The surface was also exposed to 1 L D2O at room temperature (3.5  10−10 mbar). The spectrum after exposure is shown in Fig. 2(c), where a large peak shifted +1.6 eV from the main peak is seen to appear. This new component, OC, we assign to OH and H2O adsorbed on the surface. We exclude that this peak corresponds to CO or CO2, see Fig. S3 for the corresponding C 1s spectra and further discussion. The OC component is also seen to increase when a freshly prepared surface is exposured to ultra-high vacuum (UHV) for longer times, see inset in Fig. 2(c), through adsorption of water from the background pressure and we correlate this with the type (ii) defects seen in STM (see previous section). The as-prepared surface does not exhibit any OC component, which would be expected if significant amounts of subsurface OH was present. The XP-spectra corresponding to the data points in the inset are shown in Fig. S2. After exposure to D2O a peak shift of 0.4 eV is observed for the OA and OB components in GE. In NE, however (see Fig. S4), the shift is 0.17 eV. All spectra are calibrated to the Fermi-level of a Cu(111) crystal in electrical contact with the ZnO($$10\bar{1}4$$) crystal. The Cu Fermi-level can be assumed to not be affected at these experimental conditions, and it can thus be excluded that the shift is an error in binding energy calibration. Instead we assign this peak shift to an adsorption induced metallization in the surface region, with a downward bending of the bands close to the surface. This is exclusively a surface phenomenon and only extends a few nanometers into the bulk54, which explains why the observed shift scales with the probing depth (the probing depth for the O 1s spectra in NE and GE is estimated to be 8.1 Å and 4 Å, respectively). Though the surface metallization is more pronounced for H-adsorption it was also observed for ZnO exposed to water and methanol55.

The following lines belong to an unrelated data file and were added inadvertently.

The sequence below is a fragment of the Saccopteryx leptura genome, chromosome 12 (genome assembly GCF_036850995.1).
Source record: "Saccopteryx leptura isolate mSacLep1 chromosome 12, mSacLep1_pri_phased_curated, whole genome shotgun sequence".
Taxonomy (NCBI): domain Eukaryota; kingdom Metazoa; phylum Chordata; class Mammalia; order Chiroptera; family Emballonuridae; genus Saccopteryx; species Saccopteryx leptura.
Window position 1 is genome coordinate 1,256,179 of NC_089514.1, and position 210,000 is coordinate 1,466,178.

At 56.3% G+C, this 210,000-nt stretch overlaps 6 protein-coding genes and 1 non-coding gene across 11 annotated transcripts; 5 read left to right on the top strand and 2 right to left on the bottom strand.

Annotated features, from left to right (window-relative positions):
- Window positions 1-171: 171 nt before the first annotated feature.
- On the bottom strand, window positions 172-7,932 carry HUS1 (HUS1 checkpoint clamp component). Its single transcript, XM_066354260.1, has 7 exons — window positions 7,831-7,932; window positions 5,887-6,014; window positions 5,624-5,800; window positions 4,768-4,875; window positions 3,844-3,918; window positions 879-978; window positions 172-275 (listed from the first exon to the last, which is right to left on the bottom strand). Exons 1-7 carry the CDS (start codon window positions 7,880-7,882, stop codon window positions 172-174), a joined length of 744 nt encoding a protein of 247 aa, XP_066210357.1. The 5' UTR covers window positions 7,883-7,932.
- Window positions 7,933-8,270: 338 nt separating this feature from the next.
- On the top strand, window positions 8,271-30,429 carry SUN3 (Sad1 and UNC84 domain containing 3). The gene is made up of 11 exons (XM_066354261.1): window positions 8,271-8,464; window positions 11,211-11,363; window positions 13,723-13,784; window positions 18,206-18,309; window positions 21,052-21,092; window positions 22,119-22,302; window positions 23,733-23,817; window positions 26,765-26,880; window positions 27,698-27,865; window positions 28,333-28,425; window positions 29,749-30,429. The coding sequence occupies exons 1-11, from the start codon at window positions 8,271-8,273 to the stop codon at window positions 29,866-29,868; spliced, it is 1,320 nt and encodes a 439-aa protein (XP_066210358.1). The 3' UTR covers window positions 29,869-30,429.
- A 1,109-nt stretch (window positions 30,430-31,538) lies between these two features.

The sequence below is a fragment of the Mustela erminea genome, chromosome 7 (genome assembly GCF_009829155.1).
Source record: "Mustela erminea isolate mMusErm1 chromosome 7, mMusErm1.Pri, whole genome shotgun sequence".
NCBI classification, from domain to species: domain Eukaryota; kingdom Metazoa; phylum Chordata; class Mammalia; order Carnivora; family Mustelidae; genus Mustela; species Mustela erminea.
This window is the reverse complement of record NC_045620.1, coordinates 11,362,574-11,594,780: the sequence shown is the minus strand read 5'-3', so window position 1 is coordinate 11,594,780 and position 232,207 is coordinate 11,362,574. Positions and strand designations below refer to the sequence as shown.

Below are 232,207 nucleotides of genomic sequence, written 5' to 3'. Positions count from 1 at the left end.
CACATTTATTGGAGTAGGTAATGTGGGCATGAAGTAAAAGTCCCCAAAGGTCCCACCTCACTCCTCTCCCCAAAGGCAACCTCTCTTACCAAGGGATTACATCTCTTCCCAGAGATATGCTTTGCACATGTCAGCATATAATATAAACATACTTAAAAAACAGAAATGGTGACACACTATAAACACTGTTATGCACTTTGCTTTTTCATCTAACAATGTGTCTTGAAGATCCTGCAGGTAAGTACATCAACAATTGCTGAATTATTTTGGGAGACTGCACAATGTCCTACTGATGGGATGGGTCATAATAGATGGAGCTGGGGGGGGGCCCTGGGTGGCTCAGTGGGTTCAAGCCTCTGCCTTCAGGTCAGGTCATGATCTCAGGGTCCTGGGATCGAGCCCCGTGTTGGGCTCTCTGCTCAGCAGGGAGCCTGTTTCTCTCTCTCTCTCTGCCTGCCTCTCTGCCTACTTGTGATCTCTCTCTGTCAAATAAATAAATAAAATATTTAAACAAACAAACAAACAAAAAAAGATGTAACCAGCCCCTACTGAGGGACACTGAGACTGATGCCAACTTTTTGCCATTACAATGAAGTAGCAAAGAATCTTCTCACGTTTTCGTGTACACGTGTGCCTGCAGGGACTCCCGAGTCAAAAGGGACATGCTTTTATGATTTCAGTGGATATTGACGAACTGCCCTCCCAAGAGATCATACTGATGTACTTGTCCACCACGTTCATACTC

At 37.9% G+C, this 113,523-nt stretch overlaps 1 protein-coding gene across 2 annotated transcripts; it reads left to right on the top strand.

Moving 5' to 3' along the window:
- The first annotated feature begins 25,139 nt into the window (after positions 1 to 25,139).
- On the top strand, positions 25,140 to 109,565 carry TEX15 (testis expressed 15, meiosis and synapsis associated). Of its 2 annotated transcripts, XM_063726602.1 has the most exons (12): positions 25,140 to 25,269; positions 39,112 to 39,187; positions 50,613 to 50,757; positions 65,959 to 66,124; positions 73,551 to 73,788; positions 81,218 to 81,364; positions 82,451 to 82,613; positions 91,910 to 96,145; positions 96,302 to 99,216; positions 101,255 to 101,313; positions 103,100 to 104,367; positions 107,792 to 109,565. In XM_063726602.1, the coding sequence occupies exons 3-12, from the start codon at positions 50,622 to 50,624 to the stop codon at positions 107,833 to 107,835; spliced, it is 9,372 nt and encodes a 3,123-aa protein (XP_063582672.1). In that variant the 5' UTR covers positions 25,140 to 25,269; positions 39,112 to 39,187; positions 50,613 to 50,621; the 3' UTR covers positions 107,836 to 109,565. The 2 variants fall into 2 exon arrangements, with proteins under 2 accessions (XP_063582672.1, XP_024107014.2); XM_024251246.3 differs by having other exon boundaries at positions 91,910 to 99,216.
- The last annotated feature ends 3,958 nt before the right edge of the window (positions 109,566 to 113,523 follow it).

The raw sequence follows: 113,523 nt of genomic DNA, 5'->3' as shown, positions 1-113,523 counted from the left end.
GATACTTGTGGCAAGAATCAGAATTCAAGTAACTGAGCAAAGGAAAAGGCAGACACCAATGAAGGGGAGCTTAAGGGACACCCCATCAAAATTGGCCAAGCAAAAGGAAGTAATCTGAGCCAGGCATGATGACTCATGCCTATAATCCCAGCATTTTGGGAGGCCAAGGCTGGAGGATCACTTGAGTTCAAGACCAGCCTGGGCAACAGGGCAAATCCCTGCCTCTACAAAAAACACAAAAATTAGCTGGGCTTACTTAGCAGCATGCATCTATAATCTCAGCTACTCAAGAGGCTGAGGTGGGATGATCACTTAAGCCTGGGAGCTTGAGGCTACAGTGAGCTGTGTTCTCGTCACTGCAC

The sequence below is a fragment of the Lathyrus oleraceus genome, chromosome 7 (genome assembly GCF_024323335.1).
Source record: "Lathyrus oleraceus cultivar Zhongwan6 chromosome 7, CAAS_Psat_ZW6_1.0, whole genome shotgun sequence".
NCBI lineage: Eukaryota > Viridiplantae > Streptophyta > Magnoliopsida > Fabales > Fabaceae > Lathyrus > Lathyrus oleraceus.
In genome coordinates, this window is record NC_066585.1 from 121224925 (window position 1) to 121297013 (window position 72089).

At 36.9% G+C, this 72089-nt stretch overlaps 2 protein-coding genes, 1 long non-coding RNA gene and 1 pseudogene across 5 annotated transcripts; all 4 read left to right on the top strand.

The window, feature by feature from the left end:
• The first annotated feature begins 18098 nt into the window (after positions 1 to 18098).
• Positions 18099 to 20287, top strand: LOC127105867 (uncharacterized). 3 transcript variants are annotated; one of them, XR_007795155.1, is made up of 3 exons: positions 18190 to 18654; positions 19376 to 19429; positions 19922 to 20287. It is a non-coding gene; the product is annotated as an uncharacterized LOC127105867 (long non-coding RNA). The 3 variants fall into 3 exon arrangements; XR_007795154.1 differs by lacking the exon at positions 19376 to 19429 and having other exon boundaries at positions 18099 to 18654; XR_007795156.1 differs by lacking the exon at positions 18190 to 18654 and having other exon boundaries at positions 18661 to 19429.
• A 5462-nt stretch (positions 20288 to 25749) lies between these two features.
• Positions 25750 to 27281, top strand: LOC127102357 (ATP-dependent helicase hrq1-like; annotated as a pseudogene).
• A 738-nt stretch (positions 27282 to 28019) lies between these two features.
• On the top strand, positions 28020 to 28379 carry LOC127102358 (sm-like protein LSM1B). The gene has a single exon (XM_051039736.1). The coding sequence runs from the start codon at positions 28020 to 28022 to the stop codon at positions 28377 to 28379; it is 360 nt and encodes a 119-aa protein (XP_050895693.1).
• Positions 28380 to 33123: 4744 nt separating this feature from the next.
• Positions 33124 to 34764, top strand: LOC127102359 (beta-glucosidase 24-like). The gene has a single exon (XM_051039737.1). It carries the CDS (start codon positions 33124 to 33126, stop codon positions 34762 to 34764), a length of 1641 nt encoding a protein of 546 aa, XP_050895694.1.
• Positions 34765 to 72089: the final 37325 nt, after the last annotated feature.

Determination of surface structure using SXRD

To obtain information on the atomic structure of the ZnO($$10\bar{1}4$$) surface, surface X-ray diffraction experiments were performed. A set of crystal truncation rod (CTR) data was obtained from the as prepared surface, no signal from potential super-structures was detected. Three different models were tested against the CTR data and used as starting points for further refinement: A—the bulk truncated surface model seen in Fig. 3(a), B—the model suggested by Zheng et al.40 where one under-coordinated Zn-O pair is removed from the surface (indicated by the orange dotted oval), C—a model where the topmost under-coordinated Zn-O pair is removed from the surface (green dashed oval). The DFT relaxed structures of all three models are shown in Fig. S5. All three surfaces exhibit a mixed-terminated stepped structure with (0001)-planes at an angle of 24.8 to the surface and a periodicity of 12.4 Å perpendicular to the steps. In principle, the three models cannot be differentiated based on coordination; all these surfaces have the same amount of under-coordinated atoms. The positions of Zn- and O- atoms in the first seven layers along the surface normal were refined. Owing to the mirror symmetry of the structure, the atoms’ y positions were kept fixed and the x- and z-positions were allowed to vary. These directions are perpendicular to the steps and along the surface normal, respectively, as indicated in Fig. 3(a). The weighted squared difference between the measured and calculated structure factors, χ2, was minimized and its value used for comparison between the different models. The best fits were obtained by accounting for an atomic-scale r.m.s. roughness of 1.4 Å56, in very good agreement with the STM measurements.